It carries with it a rarefied air much like the old-boys’ clubs of days gone by and yet there’s nothing remotely old-fashioned about Slow in the City. Not the people, the pace and certainly not the concept, which takes Comair’s ultra-chic airport lounge idea out of the departure hall and into the big smoke.
The Gautrain is already whizzing along the rails to deposit its first passengers at their destination and the doors at Slow in the City have just swung open. At the oxidised brass-plated reception desk, a phalanx of neatly pressed girls waits patiently for the first laptop-toting traveller to make the short journey from the station across the road to their welcoming haven.
The day is already in full swing. Breakfast meetings and solo diners are seated comfortably in violet-clad restaurant booths and Gregor Jenkin’s inspired magnetic lights are attached to a mild steel surface above their heads, making it easy to adjust the light for teamwork or talk. Designer pastries and a MasterChef-worthy Eggs Benedict are favourites of the early rising crowd.
Over in the wood-panelled (dry-oiled, please. We’re Tonic) corner, the final touches are being put on one of the bigger meeting rooms for a small conference. In total, there are eight bespoke rooms of varying size with different, but complementary, decor schemes and a slap-youacross- the-face stunning line-up of contemporary South African art.
Even the panelling deserves a mention. There are no wall surfaces left untouched at Slow. Whether mosaic-tiled, wallpapered, woodpanelled, pigeon-holed or landscaped, the walls add depth and texture to this most polished of spaces.
In The Observatory, Tonic tables and couches sit comfortably around a giant screen where a slick AV presentation has just wrapped. Team members retire to the two kitsch-free chill rooms next door, The Light Room and The Dark Room. Like its eponymous title, The Light Room is entirely white: white walls, white furniture and a seamless backlit Barrisol ceiling for suffused light. The Dark Room is completely black. It’s a contemplative relaxation space that’s quiet, dark (obviously) and boasts a chaise. Enough said.
It’s no mean feat that natural light offsets the downstairs area of Slow in the City – a space that was ostensibly a basement until Tonic redressed it in an altogether more urbane outfit. This feeling of natural light is helped along magnificently well by the vertical gardens in two adjoining meeting rooms. Creepers and plants grow up the walls towards the sunlight and make for an intriguing setting for after-lunch coffee-slash-work stations as small teams get down to business. The verdant foliage is balanced by traditional William Morris wallpaper and contemporary local art. The real stars of the show though are often the people in the room next door, as the two spaces are mirror images of each other and are divided simply by a glass wall that is more often than not mistaken for a mirror until others move into the room beyond. It’s this eternally satisfying element of the unexpected that takes this entire lounge out of the ordinary.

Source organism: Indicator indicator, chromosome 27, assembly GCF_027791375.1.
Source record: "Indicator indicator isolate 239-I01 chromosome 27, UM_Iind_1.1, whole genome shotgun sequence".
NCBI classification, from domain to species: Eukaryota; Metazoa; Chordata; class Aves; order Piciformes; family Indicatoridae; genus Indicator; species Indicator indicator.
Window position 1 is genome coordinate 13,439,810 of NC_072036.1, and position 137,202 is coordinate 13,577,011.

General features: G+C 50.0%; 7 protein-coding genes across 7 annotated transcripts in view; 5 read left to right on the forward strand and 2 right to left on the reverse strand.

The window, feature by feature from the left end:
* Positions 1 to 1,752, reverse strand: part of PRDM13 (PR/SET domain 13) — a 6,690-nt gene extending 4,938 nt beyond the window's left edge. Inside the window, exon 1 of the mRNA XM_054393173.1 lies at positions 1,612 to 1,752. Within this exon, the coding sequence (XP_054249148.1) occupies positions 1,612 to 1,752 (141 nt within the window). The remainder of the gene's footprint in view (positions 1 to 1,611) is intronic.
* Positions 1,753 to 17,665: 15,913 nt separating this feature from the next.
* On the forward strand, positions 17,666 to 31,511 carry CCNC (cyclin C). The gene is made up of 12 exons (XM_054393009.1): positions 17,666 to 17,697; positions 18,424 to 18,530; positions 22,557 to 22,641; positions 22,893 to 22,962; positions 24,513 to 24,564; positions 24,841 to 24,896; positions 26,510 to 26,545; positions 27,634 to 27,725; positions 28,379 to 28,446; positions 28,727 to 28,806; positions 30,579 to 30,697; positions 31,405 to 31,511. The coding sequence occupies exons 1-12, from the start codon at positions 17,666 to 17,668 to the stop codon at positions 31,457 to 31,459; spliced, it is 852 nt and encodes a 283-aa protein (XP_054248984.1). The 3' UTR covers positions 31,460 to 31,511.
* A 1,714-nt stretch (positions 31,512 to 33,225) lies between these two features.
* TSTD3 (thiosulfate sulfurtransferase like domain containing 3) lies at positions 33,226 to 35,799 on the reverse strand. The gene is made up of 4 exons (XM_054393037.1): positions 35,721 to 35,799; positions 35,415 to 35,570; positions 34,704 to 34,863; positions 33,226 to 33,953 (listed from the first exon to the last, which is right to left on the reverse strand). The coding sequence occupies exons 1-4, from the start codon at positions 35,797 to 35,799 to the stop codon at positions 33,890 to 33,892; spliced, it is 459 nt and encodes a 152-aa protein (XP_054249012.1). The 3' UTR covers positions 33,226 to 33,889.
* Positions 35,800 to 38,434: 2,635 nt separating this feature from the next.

The cheese has been unpacked onto the grand old workman’s block that was originally sourced from Die Ossewa and now has pride of place in the wine cellar. Cheese platters, biltong platters and other manly-sounding snacks are on the menu in the late afternoon, all best served with a bottle of SA’s finest from the cellar racks. Suited types are making their way to the upstairs lounge for an Italian coffee, a Scotch and a super-fast check-in to their flights – boarding cards are even printed on site.
Is a private bathroom in a public space the ultimate luxury? We think so. Each individual – wallpapered, naturally (French. Elitis. If you must know) – stall is complete with its own designer washbasins, towels and toiletries and, for the practically minded, there are lockers and oversized showers too.
The evening light shines through Mikhele Mathison’s waxed mild-steel screens. These were specially commissioned for the space to reflect the city plan. With the urban landscape in full action beyond the floor-to-ceiling glass windows, they do a sensational job of echoing one of Joburg’s finest attributes. As Philippe van der Merwe of Tonic explains, “It’s such a beautiful interpretation of a simplistic city grid. It’s very clever and it doesn’t fight with anything in the space. It simply adds another layer.” The Gautrain set are pecking at their laptops, swiftly wrapping up business for the day, while the meeting rooms, mini office spaces and Bauhaus-inspired work stations below are quietly being evacuated for the 15-minute hop to the airport. When we watched Up in the Air it didn’t look anything like this. Hang on, it had George Clooney. Oh wait… I’ve just seen him.
WORDS: Danielle Weakley